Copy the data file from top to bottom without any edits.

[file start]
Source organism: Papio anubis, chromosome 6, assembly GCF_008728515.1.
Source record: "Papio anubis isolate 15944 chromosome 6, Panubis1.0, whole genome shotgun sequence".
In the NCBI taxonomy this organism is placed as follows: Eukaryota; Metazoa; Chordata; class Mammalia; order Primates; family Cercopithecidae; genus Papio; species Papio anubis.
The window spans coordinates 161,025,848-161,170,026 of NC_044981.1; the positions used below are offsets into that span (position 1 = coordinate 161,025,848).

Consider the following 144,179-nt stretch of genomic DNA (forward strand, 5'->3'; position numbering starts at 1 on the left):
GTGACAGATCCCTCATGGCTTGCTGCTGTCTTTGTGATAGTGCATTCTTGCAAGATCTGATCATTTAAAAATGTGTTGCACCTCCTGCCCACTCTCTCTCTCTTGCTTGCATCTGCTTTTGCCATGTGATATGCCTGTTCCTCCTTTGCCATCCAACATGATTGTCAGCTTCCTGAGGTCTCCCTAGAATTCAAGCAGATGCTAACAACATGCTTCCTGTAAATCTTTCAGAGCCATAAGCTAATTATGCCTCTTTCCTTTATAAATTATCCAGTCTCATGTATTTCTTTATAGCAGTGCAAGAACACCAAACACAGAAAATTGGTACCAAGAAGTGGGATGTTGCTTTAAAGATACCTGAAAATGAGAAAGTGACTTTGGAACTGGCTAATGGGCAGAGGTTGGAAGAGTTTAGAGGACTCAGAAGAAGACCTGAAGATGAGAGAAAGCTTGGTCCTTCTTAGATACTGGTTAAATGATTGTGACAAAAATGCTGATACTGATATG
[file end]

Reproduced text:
Source organism: Papio anubis, chromosome 6, assembly GCF_008728515.1.
Source record: "Papio anubis isolate 15944 chromosome 6, Panubis1.0, whole genome shotgun sequence".
In the NCBI taxonomy this organism is placed as follows: Eukaryota; Metazoa; Chordata; class Mammalia; order Primates; family Cercopithecidae; genus Papio; species Papio anubis.
The window spans coordinates 161,025,848-161,170,026 of NC_044981.1; the positions used below are offsets into that span (position 1 = coordinate 161,025,848).

Consider the following 144,179-nt stretch of genomic DNA (forward strand, 5'->3'; position numbering starts at 1 on the left):
GTGACAGATCCCTCATGGCTTGCTGCTGTCTTTGTGATAGTGCATTCTTGCAAGATCTGATCATTTAAAAATGTGTTGCACCTCCTGCCCACTCTCTCTCTCTTGCTTGCATCTGCTTTTGCCATGTGATATGCCTGTTCCTCCTTTGCCATCCAACATGATTGTCAGCTTCCTGAGGTCTCCCTAGAATTCAAGCAGATGCTAACAACATGCTTCCTGTAAATCTTTCAGAGCCATAAGCTAATTATGCCTCTTTCCTTTATAAATTATCCAGTCTCATGTATTTCTTTATAGCAGTGCAAGAACACCAAACACAGAAAATTGGTACCAAGAAGTGGGATGTTGCTTTAAAGATACCTGAAAATGAGAAAGTGACTTTGGAACTGGCTAATGGGCAGAGGTTGGAAGAGTTTAGAGGACTCAGAAGAAGACCTGAAGATGAGAGAAAGCTTGGTCCTTCTTAGATACTGGTTAAATGATTGTGACAAAAATGCTGATACTGATATG